C H A P T E R   X X X V I .


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Reproduced with the permission of the East Texas Historical Association


I ARRIVED at Camp Ford about the middle of February, 1864; at the time a caravan of wagons -- forty-five in number -- filled with negro families, was passing the stockade, while its migrating owners, on horseback and in coaches, led their chattels into exile. I had encountered many other corteges and coffles on the road; for this Lone Star State has become a general refuge for rebels now, as in former days it was a refuge for malefactors of all descriptions. The corral, at this period, was not so densely populated as it afterwards became, and I soon grew familiar with its bounds and inhabitants.

The latter were as varied in character as they were motley in appearance. A hundred officers, who had abdicated all pretensions to rank, as they had worn out all insignio of it; a score of Kansas privates and Louisiana "citizens;" and a couple of venerable mules, the property of two gallant sea-captains; these constituted the population of Camp Ford Borough, as it was called in the local newspaper.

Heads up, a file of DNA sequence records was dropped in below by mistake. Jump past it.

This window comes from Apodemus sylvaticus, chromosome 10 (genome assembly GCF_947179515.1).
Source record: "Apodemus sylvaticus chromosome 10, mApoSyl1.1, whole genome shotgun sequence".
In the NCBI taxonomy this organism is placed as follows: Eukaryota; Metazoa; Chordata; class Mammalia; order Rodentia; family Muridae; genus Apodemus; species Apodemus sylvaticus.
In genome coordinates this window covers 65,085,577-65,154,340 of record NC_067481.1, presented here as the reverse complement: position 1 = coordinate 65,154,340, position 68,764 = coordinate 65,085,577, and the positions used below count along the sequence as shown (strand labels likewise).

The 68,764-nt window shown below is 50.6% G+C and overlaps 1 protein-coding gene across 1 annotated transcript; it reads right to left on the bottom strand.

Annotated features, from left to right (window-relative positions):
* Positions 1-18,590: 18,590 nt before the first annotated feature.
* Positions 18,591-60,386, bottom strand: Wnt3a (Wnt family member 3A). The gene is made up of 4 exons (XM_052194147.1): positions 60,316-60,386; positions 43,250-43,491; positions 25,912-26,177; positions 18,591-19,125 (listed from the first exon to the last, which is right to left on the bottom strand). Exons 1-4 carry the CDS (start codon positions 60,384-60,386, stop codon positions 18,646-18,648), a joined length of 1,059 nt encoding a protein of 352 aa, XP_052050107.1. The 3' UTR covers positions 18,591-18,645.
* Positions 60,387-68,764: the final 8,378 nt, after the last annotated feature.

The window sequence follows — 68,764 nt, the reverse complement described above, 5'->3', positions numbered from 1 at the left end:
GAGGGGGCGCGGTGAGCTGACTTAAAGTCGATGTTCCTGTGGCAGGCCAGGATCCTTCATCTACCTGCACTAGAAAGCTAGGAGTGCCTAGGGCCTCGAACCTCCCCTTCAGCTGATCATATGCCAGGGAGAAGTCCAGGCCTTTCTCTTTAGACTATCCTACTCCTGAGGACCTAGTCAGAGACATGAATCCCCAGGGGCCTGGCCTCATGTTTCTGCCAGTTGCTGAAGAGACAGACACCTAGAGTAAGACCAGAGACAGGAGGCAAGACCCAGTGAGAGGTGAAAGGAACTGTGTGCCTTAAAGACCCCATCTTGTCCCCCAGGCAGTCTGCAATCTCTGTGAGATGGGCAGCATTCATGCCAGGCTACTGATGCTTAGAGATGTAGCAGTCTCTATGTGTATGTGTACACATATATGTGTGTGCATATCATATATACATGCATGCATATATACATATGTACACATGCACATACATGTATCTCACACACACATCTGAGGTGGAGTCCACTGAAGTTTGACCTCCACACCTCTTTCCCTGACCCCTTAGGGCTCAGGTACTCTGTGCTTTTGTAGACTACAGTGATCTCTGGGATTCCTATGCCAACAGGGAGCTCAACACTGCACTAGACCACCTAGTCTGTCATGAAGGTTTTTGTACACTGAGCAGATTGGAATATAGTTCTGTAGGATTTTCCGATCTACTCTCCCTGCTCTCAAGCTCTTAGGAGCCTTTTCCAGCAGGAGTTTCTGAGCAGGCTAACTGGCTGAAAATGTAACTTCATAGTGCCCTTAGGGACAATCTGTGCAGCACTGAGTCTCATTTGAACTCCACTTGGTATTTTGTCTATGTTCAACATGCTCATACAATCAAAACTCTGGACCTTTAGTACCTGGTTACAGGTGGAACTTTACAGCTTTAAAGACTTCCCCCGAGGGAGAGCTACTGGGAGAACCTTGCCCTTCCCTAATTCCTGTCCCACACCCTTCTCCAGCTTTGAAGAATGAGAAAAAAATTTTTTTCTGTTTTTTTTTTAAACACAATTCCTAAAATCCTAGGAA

Does not a newspaper follow a Yankee march everywhere? So, of course, Camp Ford possessed its journal; though we boasted neither types nor printing-press; so, notably, we discussed our prison-affairs in editorial columns, and trumpeted the merits of our small wares in flaming advertisements.

Captain May, of the Twenty Third Connecticut regiment, who had been "gobbled" by rebels at his sick quarters in Terrebonne; Captain May, whose musical skill brought to us "Sounds from Home" through the deftly-fingered chords of his violin; Captain May was our publisher, printer, and general advertising medium. For this accomplished captain acted as "admirable Crichton" in the entertainment-line. He could write a sensation-story, and illustrate it with his pencil; and he could print a mezzotinto in writing-fluid or imprint a newspaper with the steel-pen. So, betimes, we presented our Connecticut "confrere" with a fiddle; purchased notably from speculating guards for a hundred Confederate dollar-promises. So, moreover, we furnished paper-stock, to the bulk of a half quire, or less; and, on the score of literary antecedents, I was myself impressed as a contributor to the "Old Flag" columns.

Thus I became, very speedily, one of the leading citizens of our Federal "borough." My "real estate" entitled me to be classed among men of substance, though corn-bread diet lamentably failed to make me personally substantial. But it is sufficient that I became a householder, and, after inaugurating my "log-pen" by Sabbath-services at the door, settled down to the monotone experience of prison-life.